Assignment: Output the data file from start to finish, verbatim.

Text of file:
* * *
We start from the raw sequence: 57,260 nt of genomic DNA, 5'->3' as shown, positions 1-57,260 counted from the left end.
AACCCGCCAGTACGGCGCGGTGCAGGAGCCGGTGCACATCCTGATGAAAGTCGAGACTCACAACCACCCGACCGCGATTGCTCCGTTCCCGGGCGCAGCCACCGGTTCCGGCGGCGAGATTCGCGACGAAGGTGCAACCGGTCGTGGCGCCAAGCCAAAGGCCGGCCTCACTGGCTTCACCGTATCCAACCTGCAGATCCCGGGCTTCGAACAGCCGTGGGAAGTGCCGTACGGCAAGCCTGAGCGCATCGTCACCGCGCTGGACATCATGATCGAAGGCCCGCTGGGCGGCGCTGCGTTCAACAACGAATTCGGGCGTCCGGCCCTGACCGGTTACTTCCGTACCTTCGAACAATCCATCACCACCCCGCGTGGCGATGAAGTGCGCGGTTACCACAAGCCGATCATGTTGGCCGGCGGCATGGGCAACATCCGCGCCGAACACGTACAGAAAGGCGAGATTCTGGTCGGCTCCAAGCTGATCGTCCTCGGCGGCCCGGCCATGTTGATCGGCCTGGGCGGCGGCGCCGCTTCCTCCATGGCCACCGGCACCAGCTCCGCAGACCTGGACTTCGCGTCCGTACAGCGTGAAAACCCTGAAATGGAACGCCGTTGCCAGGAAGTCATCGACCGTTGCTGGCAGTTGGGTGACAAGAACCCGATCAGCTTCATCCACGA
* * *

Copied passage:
We start from the raw sequence: 57,260 nt of genomic DNA, 5'->3' as shown, positions 1-57,260 counted from the left end.
AACCCGCCAGTACGGCGCGGTGCAGGAGCCGGTGCACATCCTGATGAAAGTCGAGACTCACAACCACCCGACCGCGATTGCTCCGTTCCCGGGCGCAGCCACCGGTTCCGGCGGCGAGATTCGCGACGAAGGTGCAACCGGTCGTGGCGCCAAGCCAAAGGCCGGCCTCACTGGCTTCACCGTATCCAACCTGCAGATCCCGGGCTTCGAACAGCCGTGGGAAGTGCCGTACGGCAAGCCTGAGCGCATCGTCACCGCGCTGGACATCATGATCGAAGGCCCGCTGGGCGGCGCTGCGTTCAACAACGAATTCGGGCGTCCGGCCCTGACCGGTTACTTCCGTACCTTCGAACAATCCATCACCACCCCGCGTGGCGATGAAGTGCGCGGTTACCACAAGCCGATCATGTTGGCCGGCGGCATGGGCAACATCCGCGCCGAACACGTACAGAAAGGCGAGATTCTGGTCGGCTCCAAGCTGATCGTCCTCGGCGGCCCGGCCATGTTGATCGGCCTGGGCGGCGGCGCCGCTTCCTCCATGGCCACCGGCACCAGCTCCGCAGACCTGGACTTCGCGTCCGTACAGCGTGAAAACCCTGAAATGGAACGCCGTTGCCAGGAAGTCATCGACCGTTGCTGGCAGTTGGGTGACAAGAACCCGATCAGCTTCATCCACGA